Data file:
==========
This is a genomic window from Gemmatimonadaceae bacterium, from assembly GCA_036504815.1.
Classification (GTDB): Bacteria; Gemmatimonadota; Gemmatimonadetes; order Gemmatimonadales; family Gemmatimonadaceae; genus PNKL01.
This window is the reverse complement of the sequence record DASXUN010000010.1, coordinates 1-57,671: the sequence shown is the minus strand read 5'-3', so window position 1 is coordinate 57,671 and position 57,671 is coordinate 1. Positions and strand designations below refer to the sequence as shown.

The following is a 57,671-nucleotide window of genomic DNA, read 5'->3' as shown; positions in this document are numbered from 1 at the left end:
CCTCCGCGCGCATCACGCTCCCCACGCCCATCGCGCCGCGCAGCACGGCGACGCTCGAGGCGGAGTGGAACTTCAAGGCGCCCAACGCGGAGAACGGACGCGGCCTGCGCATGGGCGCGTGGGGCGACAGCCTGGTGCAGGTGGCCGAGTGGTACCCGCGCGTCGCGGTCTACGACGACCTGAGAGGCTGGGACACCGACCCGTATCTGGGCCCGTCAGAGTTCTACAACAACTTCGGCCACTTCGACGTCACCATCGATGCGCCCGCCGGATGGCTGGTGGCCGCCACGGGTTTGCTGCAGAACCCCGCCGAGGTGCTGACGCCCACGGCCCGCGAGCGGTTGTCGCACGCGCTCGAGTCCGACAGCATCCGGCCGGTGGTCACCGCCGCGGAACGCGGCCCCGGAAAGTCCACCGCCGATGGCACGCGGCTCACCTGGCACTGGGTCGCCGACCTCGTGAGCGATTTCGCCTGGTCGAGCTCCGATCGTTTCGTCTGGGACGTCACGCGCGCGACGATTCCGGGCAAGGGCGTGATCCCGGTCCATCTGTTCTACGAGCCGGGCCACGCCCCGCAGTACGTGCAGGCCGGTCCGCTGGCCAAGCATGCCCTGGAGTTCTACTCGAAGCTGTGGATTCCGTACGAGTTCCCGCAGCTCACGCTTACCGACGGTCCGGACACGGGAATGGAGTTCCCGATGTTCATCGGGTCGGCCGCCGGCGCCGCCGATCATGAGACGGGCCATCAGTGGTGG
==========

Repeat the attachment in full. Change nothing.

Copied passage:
This is a genomic window from Gemmatimonadaceae bacterium, from assembly GCA_036504815.1.
Classification (GTDB): Bacteria; Gemmatimonadota; Gemmatimonadetes; order Gemmatimonadales; family Gemmatimonadaceae; genus PNKL01.
This window is the reverse complement of the sequence record DASXUN010000010.1, coordinates 1-57,671: the sequence shown is the minus strand read 5'-3', so window position 1 is coordinate 57,671 and position 57,671 is coordinate 1. Positions and strand designations below refer to the sequence as shown.

The following is a 57,671-nucleotide window of genomic DNA, read 5'->3' as shown; positions in this document are numbered from 1 at the left end:
CCTCCGCGCGCATCACGCTCCCCACGCCCATCGCGCCGCGCAGCACGGCGACGCTCGAGGCGGAGTGGAACTTCAAGGCGCCCAACGCGGAGAACGGACGCGGCCTGCGCATGGGCGCGTGGGGCGACAGCCTGGTGCAGGTGGCCGAGTGGTACCCGCGCGTCGCGGTCTACGACGACCTGAGAGGCTGGGACACCGACCCGTATCTGGGCCCGTCAGAGTTCTACAACAACTTCGGCCACTTCGACGTCACCATCGATGCGCCCGCCGGATGGCTGGTGGCCGCCACGGGTTTGCTGCAGAACCCCGCCGAGGTGCTGACGCCCACGGCCCGCGAGCGGTTGTCGCACGCGCTCGAGTCCGACAGCATCCGGCCGGTGGTCACCGCCGCGGAACGCGGCCCCGGAAAGTCCACCGCCGATGGCACGCGGCTCACCTGGCACTGGGTCGCCGACCTCGTGAGCGATTTCGCCTGGTCGAGCTCCGATCGTTTCGTCTGGGACGTCACGCGCGCGACGATTCCGGGCAAGGGCGTGATCCCGGTCCATCTGTTCTACGAGCCGGGCCACGCCCCGCAGTACGTGCAGGCCGGTCCGCTGGCCAAGCATGCCCTGGAGTTCTACTCGAAGCTGTGGATTCCGTACGAGTTCCCGCAGCTCACGCTTACCGACGGTCCGGACACGGGAATGGAGTTCCCGATGTTCATCGGGTCGGCCGCCGGCGCCGCCGATCATGAGACGGGCCATCAGTGGTGG